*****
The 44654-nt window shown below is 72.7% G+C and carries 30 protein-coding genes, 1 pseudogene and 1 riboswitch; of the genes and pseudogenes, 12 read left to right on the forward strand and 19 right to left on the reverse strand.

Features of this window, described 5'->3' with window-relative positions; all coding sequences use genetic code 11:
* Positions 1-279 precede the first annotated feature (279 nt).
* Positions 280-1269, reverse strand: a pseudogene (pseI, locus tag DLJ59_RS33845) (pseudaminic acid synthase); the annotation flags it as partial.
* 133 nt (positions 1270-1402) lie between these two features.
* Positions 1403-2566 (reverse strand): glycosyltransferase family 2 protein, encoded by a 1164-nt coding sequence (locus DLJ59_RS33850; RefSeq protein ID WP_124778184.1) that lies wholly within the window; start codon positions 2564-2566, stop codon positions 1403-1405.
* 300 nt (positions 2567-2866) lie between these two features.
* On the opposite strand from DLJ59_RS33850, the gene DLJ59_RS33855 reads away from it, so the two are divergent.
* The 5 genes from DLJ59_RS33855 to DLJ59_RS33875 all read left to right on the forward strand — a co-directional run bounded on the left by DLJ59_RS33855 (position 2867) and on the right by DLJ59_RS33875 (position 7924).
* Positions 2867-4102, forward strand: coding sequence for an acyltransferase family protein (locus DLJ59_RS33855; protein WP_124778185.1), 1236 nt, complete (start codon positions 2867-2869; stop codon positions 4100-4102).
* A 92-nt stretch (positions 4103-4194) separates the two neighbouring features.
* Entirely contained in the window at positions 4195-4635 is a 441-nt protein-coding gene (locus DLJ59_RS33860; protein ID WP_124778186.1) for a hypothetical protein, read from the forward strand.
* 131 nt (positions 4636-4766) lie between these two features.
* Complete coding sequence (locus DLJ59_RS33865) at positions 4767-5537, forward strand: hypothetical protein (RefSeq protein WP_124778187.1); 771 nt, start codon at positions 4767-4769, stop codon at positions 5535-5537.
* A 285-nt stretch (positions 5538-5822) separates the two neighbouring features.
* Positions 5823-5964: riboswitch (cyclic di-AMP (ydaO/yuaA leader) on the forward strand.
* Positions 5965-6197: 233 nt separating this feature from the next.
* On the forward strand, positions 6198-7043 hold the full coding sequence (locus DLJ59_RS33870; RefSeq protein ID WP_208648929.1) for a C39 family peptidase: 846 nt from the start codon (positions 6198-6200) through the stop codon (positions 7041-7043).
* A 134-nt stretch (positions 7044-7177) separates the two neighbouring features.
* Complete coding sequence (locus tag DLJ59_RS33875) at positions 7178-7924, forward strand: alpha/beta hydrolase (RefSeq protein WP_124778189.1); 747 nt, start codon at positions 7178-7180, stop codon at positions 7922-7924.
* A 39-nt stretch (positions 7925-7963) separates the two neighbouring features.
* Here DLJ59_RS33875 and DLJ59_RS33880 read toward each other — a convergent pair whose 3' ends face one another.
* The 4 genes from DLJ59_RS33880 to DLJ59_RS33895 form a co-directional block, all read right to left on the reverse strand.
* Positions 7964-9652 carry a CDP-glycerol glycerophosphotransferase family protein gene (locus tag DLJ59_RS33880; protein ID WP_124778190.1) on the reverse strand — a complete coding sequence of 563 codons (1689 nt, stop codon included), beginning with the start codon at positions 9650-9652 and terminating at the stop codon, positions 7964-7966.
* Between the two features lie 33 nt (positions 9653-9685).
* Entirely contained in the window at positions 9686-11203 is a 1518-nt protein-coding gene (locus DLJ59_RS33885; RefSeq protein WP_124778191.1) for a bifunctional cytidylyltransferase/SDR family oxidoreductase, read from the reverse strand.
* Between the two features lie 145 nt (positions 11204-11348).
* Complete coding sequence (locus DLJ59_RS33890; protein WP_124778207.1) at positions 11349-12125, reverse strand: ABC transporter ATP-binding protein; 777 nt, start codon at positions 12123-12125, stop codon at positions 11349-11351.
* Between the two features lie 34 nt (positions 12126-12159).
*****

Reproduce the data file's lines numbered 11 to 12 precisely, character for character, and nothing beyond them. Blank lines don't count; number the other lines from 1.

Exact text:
* A 92-nt stretch (positions 4103-4194) separates the two neighbouring features.
* Entirely contained in the window at positions 4195-4635 is a 441-nt protein-coding gene (locus DLJ59_RS33860; protein ID WP_124778186.1) for a hypothetical protein, read from the forward strand.